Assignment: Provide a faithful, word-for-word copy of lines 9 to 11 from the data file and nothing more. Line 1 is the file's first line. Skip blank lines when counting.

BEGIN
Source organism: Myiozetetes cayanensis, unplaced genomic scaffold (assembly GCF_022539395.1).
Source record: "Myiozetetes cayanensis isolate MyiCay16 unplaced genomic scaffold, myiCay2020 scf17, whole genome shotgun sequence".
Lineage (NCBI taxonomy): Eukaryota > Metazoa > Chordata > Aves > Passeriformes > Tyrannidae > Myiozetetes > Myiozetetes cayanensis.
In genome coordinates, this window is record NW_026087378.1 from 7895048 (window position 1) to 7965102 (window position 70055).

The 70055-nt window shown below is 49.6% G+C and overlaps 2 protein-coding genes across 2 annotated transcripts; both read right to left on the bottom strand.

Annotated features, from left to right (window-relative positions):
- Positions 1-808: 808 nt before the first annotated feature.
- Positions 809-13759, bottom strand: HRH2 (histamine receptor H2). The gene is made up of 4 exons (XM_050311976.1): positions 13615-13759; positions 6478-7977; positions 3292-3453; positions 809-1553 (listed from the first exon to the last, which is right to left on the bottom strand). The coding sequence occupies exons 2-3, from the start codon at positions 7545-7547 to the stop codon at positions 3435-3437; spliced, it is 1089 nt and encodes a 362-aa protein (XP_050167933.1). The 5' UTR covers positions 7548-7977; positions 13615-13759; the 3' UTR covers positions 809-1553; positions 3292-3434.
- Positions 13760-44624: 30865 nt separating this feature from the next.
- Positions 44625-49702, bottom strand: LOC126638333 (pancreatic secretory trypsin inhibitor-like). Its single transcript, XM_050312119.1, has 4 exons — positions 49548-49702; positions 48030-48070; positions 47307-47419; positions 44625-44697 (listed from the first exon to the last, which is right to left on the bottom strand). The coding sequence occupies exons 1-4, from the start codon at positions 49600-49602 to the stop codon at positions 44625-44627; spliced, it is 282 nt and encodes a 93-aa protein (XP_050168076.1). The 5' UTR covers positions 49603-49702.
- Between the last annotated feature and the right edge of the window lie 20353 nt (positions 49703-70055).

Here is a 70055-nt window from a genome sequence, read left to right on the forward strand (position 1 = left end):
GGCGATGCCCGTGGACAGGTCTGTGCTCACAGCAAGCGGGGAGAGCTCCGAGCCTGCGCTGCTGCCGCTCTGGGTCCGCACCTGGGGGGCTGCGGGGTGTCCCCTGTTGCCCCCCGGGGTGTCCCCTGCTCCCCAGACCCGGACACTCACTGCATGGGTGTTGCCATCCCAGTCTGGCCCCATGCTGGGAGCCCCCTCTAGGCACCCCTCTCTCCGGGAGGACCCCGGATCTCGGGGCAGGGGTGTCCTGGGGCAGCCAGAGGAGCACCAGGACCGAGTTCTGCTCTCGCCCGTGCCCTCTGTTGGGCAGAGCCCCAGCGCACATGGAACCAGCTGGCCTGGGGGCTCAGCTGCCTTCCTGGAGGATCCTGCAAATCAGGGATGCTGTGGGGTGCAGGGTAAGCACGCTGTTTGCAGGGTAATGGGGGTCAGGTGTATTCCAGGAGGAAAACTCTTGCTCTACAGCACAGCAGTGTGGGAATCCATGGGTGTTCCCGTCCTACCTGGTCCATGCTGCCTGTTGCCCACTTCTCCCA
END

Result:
- Positions 13760-44624: 30865 nt separating this feature from the next.
- Positions 44625-49702, bottom strand: LOC126638333 (pancreatic secretory trypsin inhibitor-like). Its single transcript, XM_050312119.1, has 4 exons — positions 49548-49702; positions 48030-48070; positions 47307-47419; positions 44625-44697 (listed from the first exon to the last, which is right to left on the bottom strand). The coding sequence occupies exons 1-4, from the start codon at positions 49600-49602 to the stop codon at positions 44625-44627; spliced, it is 282 nt and encodes a 93-aa protein (XP_050168076.1). The 5' UTR covers positions 49603-49702.
- Between the last annotated feature and the right edge of the window lie 20353 nt (positions 49703-70055).